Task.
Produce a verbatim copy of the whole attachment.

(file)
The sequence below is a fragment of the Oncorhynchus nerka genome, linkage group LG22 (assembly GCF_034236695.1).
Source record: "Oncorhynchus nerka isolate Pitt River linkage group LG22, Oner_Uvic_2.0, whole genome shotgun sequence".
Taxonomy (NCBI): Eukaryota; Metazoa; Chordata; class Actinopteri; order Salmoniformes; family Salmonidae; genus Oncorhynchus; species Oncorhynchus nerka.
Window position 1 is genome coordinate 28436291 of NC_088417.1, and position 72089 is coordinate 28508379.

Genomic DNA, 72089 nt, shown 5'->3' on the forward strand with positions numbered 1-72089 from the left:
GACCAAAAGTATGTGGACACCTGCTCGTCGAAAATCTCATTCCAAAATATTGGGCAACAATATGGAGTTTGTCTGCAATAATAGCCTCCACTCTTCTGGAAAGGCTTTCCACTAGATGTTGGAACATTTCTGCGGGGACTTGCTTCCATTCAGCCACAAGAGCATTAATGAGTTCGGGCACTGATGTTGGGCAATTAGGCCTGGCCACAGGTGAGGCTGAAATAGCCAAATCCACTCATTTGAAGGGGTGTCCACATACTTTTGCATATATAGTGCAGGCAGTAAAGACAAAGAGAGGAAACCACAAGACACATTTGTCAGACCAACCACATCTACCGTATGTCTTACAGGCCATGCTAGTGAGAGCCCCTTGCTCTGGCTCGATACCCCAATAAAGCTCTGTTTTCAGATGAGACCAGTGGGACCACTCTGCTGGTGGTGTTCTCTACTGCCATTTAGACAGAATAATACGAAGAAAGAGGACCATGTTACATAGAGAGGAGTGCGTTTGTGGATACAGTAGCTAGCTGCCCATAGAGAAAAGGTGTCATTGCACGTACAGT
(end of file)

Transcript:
The sequence below is a fragment of the Oncorhynchus nerka genome, linkage group LG22 (assembly GCF_034236695.1).
Source record: "Oncorhynchus nerka isolate Pitt River linkage group LG22, Oner_Uvic_2.0, whole genome shotgun sequence".
Taxonomy (NCBI): Eukaryota; Metazoa; Chordata; class Actinopteri; order Salmoniformes; family Salmonidae; genus Oncorhynchus; species Oncorhynchus nerka.
Window position 1 is genome coordinate 28436291 of NC_088417.1, and position 72089 is coordinate 28508379.

Genomic DNA, 72089 nt, shown 5'->3' on the forward strand with positions numbered 1-72089 from the left:
GACCAAAAGTATGTGGACACCTGCTCGTCGAAAATCTCATTCCAAAATATTGGGCAACAATATGGAGTTTGTCTGCAATAATAGCCTCCACTCTTCTGGAAAGGCTTTCCACTAGATGTTGGAACATTTCTGCGGGGACTTGCTTCCATTCAGCCACAAGAGCATTAATGAGTTCGGGCACTGATGTTGGGCAATTAGGCCTGGCCACAGGTGAGGCTGAAATAGCCAAATCCACTCATTTGAAGGGGTGTCCACATACTTTTGCATATATAGTGCAGGCAGTAAAGACAAAGAGAGGAAACCACAAGACACATTTGTCAGACCAACCACATCTACCGTATGTCTTACAGGCCATGCTAGTGAGAGCCCCTTGCTCTGGCTCGATACCCCAATAAAGCTCTGTTTTCAGATGAGACCAGTGGGACCACTCTGCTGGTGGTGTTCTCTACTGCCATTTAGACAGAATAATACGAAGAAAGAGGACCATGTTACATAGAGAGGAGTGCGTTTGTGGATACAGTAGCTAGCTGCCCATAGAGAAAAGGTGTCATTGCACGTACAGT